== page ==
“So I’m not allow to use the word ‘faggot’ in my books,” my friend said, “even when vernacular calls for it.”

“Nope,” I said. “You are also not allowed to use manhole because that is not gender neutral. And don’t even think of setting your next book in Washington DC during the 1980s and mentioning their football team.”

The sad thing is that this is not the first time that I’ve had such conversations with some of my writer friends. I’ve had three such conversations in the last month! Political correctness and cancel culture have muzzled novelists—even those who are not writing about culture or politics—but they feel compelled to seek historical accuracy.

One author’s upcoming cozy mystery is also set in the 1960s. She is terrified and seriously thinking about not promoting it! Not promoting it! How can an author put in the trouble of writing a book and then not promote it because they are terrified of some snowflakes having a meltdown?

Her feel-good mystery contains an African-American character. Since the book is set in the 1960s, this character would be referred to as “black.” Realistically, that was the term used at the time. The author went so far as to research when “African-American” started being used. That was the 1990s.

She is so nervous that she has gone out of her way to insert narrative stating that nowadays, this character would be called African-American in hopes of soothing potentially sensitive readers, but she knows that some won’t accept this apology.

I believe my author friends contact me for understanding because I have been unintentionally offending readers since the beginning!

Several years ago, I received a review for a Mac Faraday Mystery, in which the reader opened with “Thankfully, this book in the series contained no insulting-to-fat-people characters.”

I did a lot of head scratching trying to figure out what she was talking about. When did I insult fat people? Apparently, one of my fans had the same question because she went onto the site to ask. The reader claimed that in one of my previous books I had presented a fat character in a derogatory manner. The fan came back to say that if it was the book she was thinking of, it was the character, not fat people who were presented in a derogatory manner.

The fact remains, this reader was so offended by my use of an obese character in It’s Murder, My Son that she felt compelled to carry out her grudge by posting a negative comment several books later.

In It’s Murder, My Son, Betsy is a victim. She is sloppy and, yes, obese. Her low self-esteem puts her in the perfect situation to be manipulated by the killer—who is slender and attractive, by the way.

Rightfully, it should be the skinny people posting negative reviews about me making them out to be homicidal. In It’s Murder, My Son, I killed five slender people.  Only one victim was overweight. I mean, if I’m prejudiced against overweight people because I killed one—I must really have it out for slender people!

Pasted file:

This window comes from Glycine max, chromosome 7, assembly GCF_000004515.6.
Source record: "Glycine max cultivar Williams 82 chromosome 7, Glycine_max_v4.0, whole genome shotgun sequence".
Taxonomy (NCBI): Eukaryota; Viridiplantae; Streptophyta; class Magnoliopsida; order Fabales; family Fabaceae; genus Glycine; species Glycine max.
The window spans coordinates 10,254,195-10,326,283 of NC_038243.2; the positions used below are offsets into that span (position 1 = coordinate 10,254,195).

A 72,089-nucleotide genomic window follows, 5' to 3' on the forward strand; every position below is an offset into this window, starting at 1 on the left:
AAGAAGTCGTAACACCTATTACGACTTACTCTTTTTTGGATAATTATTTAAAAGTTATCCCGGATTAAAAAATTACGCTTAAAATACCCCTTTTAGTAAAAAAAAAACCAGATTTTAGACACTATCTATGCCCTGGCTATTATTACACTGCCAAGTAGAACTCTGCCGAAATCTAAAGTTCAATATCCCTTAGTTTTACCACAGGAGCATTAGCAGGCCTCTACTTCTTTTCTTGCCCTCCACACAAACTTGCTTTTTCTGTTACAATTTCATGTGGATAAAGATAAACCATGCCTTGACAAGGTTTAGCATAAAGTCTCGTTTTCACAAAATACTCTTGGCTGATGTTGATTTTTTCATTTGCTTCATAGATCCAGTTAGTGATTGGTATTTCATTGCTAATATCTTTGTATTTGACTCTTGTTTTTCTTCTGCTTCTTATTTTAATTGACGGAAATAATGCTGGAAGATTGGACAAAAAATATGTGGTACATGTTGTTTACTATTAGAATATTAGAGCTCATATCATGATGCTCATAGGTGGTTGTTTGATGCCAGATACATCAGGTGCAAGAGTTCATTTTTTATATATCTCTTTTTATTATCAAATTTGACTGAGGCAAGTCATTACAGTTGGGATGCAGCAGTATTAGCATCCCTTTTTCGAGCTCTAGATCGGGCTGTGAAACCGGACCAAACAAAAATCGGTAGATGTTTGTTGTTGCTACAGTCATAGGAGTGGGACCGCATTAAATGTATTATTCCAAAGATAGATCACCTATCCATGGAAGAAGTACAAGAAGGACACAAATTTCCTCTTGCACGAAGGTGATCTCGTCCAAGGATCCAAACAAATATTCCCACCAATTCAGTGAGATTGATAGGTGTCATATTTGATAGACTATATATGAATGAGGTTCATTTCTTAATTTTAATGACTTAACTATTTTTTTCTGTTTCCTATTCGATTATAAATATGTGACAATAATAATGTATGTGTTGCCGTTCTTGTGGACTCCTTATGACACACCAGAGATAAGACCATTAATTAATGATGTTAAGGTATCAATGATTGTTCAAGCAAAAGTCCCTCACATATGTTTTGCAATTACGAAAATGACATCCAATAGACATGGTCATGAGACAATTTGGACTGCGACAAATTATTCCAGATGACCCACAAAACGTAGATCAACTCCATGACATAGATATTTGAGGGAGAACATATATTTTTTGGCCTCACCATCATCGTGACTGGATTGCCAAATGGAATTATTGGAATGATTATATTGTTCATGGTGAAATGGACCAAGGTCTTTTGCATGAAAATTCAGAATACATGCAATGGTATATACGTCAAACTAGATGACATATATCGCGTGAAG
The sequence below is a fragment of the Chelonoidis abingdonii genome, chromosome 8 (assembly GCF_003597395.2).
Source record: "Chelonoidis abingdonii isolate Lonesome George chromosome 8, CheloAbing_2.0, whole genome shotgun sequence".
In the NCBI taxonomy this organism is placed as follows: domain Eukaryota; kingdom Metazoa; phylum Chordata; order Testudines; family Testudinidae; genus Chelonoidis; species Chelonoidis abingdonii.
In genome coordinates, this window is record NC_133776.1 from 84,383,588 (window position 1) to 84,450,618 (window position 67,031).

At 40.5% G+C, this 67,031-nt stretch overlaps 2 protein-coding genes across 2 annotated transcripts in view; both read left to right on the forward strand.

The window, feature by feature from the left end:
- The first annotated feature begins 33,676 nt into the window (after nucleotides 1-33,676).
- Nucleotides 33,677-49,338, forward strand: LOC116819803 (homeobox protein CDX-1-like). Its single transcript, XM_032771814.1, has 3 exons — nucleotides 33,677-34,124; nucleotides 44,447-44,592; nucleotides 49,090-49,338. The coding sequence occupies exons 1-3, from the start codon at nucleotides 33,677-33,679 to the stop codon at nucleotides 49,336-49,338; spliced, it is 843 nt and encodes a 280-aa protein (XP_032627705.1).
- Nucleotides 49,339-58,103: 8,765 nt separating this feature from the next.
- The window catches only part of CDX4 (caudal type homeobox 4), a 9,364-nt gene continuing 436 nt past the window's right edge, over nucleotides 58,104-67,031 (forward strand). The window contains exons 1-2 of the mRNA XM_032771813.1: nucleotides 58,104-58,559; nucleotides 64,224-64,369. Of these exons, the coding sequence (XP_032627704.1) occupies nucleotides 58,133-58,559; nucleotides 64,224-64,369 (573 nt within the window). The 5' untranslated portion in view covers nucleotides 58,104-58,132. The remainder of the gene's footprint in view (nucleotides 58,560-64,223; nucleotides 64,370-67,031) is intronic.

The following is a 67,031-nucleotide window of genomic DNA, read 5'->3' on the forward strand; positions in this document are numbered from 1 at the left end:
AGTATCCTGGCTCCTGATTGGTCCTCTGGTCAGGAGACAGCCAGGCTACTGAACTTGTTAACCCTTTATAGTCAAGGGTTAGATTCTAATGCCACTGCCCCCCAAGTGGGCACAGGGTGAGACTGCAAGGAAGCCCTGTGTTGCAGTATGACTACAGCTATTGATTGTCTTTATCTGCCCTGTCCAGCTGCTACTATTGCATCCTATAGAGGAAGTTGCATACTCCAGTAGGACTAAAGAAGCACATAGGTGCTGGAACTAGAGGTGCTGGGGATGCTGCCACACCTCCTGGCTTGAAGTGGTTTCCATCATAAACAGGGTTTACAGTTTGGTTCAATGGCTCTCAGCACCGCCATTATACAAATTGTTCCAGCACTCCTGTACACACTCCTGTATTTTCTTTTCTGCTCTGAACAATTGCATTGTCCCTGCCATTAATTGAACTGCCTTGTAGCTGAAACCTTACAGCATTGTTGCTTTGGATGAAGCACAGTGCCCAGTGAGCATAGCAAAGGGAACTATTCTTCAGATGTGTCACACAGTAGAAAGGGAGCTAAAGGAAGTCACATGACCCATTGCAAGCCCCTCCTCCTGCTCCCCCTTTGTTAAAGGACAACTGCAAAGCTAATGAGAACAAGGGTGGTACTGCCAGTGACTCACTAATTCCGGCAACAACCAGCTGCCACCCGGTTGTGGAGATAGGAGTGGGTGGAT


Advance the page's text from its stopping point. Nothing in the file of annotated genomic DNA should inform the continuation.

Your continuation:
A psychologist could claim that I have deepseated jealousy against people who can successfully control their weight. Maybe we should do a survey of the murder victims in all of my books to compare how many were average weight and how many were overweight.

Fiction writers should not walk on eggshells!

Those who want to excel at their craft should not allow a few to force them to measure every single word or portion of a plotline for fear of offending a small group of readers with a political or cultural agenda.

Unfortunately, our culture has driven many writers to do so. Which explains the phone calls, emails, and zoom calls with writers asking, “Do you think this is going to offend someone?”

My answer: Yes.

No matter how hard we try to please everyone, someone will take offense. It’s like my mother and many mothers out there used to say: You can’t please everyone!

Today, “faggot” is on the list of Banned Words. No matter what the setting or the characters, you cannot use this word at all for any reason.

However, fifteen years ago, that word was not on the Banned Word list. What are authors of those books where that word was used supposed to do? Are they responsible for going through their backlist, deleting those words, and then re-releasing their books?

What if the author is dead, like Mark Twain, who wrote Huckleberry Finn. Famously, this American Classic was written at a time when the N-word was not on the Banned Word list. In the case of this book, the N-word was commonly used as it still is today in rapper music. This classic features an African-American as a protagonist—a positive character and portrays the friendship of a Caucasian boy and the African-American.